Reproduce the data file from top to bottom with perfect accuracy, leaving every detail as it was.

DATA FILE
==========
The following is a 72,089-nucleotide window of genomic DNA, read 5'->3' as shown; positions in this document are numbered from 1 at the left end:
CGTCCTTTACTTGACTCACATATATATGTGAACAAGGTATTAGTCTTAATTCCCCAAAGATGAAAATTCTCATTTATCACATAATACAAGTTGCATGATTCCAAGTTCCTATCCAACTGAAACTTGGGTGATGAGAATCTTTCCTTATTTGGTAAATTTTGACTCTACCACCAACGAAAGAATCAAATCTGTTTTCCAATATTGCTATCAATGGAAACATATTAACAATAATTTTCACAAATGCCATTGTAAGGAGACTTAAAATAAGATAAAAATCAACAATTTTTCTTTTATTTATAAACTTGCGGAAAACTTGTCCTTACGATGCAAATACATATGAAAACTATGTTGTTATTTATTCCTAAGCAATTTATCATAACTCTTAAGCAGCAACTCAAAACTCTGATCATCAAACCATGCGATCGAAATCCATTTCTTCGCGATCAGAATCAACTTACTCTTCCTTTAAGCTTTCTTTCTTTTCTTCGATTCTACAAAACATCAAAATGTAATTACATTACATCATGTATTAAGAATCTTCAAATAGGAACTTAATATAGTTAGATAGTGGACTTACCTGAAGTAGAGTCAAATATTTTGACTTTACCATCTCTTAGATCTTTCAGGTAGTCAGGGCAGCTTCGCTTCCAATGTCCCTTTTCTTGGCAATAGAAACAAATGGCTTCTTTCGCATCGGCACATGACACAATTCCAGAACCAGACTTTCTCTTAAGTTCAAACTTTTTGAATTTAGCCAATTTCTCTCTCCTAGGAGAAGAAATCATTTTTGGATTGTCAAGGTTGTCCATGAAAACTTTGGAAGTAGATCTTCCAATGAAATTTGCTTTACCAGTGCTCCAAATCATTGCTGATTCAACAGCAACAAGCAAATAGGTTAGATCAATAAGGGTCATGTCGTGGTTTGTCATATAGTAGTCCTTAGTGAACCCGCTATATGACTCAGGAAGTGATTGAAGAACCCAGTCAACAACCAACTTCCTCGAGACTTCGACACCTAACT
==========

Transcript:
The following is a 72,089-nucleotide window of genomic DNA, read 5'->3' as shown; positions in this document are numbered from 1 at the left end:
CGTCCTTTACTTGACTCACATATATATGTGAACAAGGTATTAGTCTTAATTCCCCAAAGATGAAAATTCTCATTTATCACATAATACAAGTTGCATGATTCCAAGTTCCTATCCAACTGAAACTTGGGTGATGAGAATCTTTCCTTATTTGGTAAATTTTGACTCTACCACCAACGAAAGAATCAAATCTGTTTTCCAATATTGCTATCAATGGAAACATATTAACAATAATTTTCACAAATGCCATTGTAAGGAGACTTAAAATAAGATAAAAATCAACAATTTTTCTTTTATTTATAAACTTGCGGAAAACTTGTCCTTACGATGCAAATACATATGAAAACTATGTTGTTATTTATTCCTAAGCAATTTATCATAACTCTTAAGCAGCAACTCAAAACTCTGATCATCAAACCATGCGATCGAAATCCATTTCTTCGCGATCAGAATCAACTTACTCTTCCTTTAAGCTTTCTTTCTTTTCTTCGATTCTACAAAACATCAAAATGTAATTACATTACATCATGTATTAAGAATCTTCAAATAGGAACTTAATATAGTTAGATAGTGGACTTACCTGAAGTAGAGTCAAATATTTTGACTTTACCATCTCTTAGATCTTTCAGGTAGTCAGGGCAGCTTCGCTTCCAATGTCCCTTTTCTTGGCAATAGAAACAAATGGCTTCTTTCGCATCGGCACATGACACAATTCCAGAACCAGACTTTCTCTTAAGTTCAAACTTTTTGAATTTAGCCAATTTCTCTCTCCTAGGAGAAGAAATCATTTTTGGATTGTCAAGGTTGTCCATGAAAACTTTGGAAGTAGATCTTCCAATGAAATTTGCTTTACCAGTGCTCCAAATCATTGCTGATTCAACAGCAACAAGCAAATAGGTTAGATCAATAAGGGTCATGTCGTGGTTTGTCATATAGTAGTCCTTAGTGAACCCGCTATATGACTCAGGAAGTGATTGAAGAACCCAGTCAACAACCAACTTCCTCGAGACTTCGACACCTAACT